Even though the motor is no longer produced in GM’s factories, you can find one if you want one. There is a substantial market for these motors, so it’s probably no surprise that you can find rebuilt and tuned performance LS6 motors for sale fairly easily.
There are multiple configurations of the LS6 engine. Early versions had a bit of a design limitation that kept them from making as much power as they could. That limitation was in its ability to suck in massive volumes of fresh air, a vital component of combustion. GM’s LS1 had similar air intake issues, so later models of that motor also had a revised intake system.
The LS6 built on those revisions so that by the time its first generation was on the road, the intake manifold had been redesigned to take in more air. The tweaks continued, and along with more revisions to the intake system, GM’s designers also strengthened the motor’s internals and beefed up the oiling system so that its lubrication needs would be met, even when the engine was pushed to the limits of acceleration and performance.
An LS6 motor has a displacement of 5,665 ccs (345.7 cubic inches), with the cylinders configured in 90-degree V-8. So, it’s commonly referred to as a 5.7-liter engine. It has a cylinder bore of 99 mm (3.9 inches) and a stroke of 92 mm (3.62 inches).
LS6 engines, and other variations within the LS engine series, enjoy a reputation as being pretty reliable. In different forms, they have seen service in quite a few vehicles and logged millions of miles on the road.
So, if you keep up with the basics of maintenance, it’s pretty likely your LS6 motor will run for a long time. So make sure to check and change the oil regularly and to keep an eye on your other fluids as well. Some general maintenance tasks include:
- Checking oil at each refueling
- Changing the oil and filter at appropriate intervals (that depends on what oil you’re using)
- Maintaining the coolant system and proper level of fluid
- Addressing any leaks immediately
The longer you drive any motor, the more likely it is to need a major repair. But when appropriately maintained, an LS6 should last a long time. Since it also enjoys a pretty robust secondhand market, it’s also possible to pick up parts or even complete motors pretty quickly at junkyards and other resellers. Some shops even specialize in rebuilding older LS motors for customers who want to swap a refreshed engine into their existing or new project car.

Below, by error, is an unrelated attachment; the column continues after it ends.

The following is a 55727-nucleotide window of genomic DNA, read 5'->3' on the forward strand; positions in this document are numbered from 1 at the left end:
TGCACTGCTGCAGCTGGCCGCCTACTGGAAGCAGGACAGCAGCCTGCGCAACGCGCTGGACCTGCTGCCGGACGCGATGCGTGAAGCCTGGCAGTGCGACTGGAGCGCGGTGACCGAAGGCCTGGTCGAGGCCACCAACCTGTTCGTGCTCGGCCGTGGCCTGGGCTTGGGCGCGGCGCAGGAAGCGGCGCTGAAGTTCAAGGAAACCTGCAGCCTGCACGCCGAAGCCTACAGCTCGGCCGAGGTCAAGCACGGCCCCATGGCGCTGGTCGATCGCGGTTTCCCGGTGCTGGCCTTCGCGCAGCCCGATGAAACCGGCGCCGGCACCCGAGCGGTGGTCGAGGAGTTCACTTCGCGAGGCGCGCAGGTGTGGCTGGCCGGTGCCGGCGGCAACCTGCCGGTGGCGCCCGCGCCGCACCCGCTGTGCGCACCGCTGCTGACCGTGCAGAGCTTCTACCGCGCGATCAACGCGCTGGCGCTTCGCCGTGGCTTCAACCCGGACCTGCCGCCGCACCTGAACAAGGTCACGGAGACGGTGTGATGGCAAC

Sure, it’s possible you might have to change a rear main seal where it meets up with the transmission or deal with another headache, but the motor itself will probably run quite a long time. This is especially the case if it’s well cared for and you keep up with essential maintenance.
Many vehicles have an LS6 under the hood.
- C5 Corvettes from 2001 through 2004
- CTS-V Cadillacs from 2004 through 2005
- SSC Ultimate Aero TT 2007 (a mid-engined Shelby supercar)
There are also quite a few vehicles with other versions of the LS-series motor under the hood.
It’s impossible to say how long a given engine will last. That’s because it’s impossible to know the whole story of any one engine. For instance, if you buy a used car and the previous owner abused it, the motor might fail prematurely.
And, some early LS6 motors (from 2001-2006 in the 5.3L configuration) suffered from a condition called ‘Castech Head’ failure. This condition is a problem with a cracked cylinder head that was limited to this model and forced GM to issue a Technical Service Bulletin (TSB) notifying owners and technicians of the matter.
This wasn’t a recall like there would be for a significant safety issue, but LS6 shoppers and enthusiasts should know that the motors with a ‘706’ casting number on the head (which is visible under the hood, just in front of the valve cover on the vehicle’s passenger side) may be overly prone to this failure.
If you go to a junkyard, you can likely find a well-used LS6 motor for less than $1,000. At that price, you’d probably have to do some work to rebuild or repair it, and it wouldn’t include the cost of removing it from whatever vehicle it’s in and putting it into your own. But that’s a lot of performance for a relatively low price.
If you step up and spend a little bit more money, you can find LS6 engines that have been removed from their old vehicles and prepared for sale for a few thousand dollars. If you’re willing to spend even more, the sky is the limit. Some custom shops and motor rebuilders offer rebuilt original motors with upgraded internals, and even racing-spec rebuilt LS6 motors that push much more horsepower than they did when they left the factory floor.
Just be prepared to crack open your piggy bank. It’s easy to spend more than $7,000 on that kind of motor. The sweet spot is probably someplace in the middle for most shoppers.
Since the LS6 isn’t made by GM anymore, you’ll have to turn to the aftermarket. So junkyards are an excellent place to start. You can also try to find performance shops, engine rebuilders, or other mechanics who specialize in overhauling and reselling old LS6s.
Another option is to buy a vehicle with an LS6 already installed, especially if you are knowledgeable about engines and cars in general and LS6 setups in particular. Sometimes it makes more sense to strip the motor out of one car and put it into your own, rather than searching for an engine that’s already been removed from a vehicle.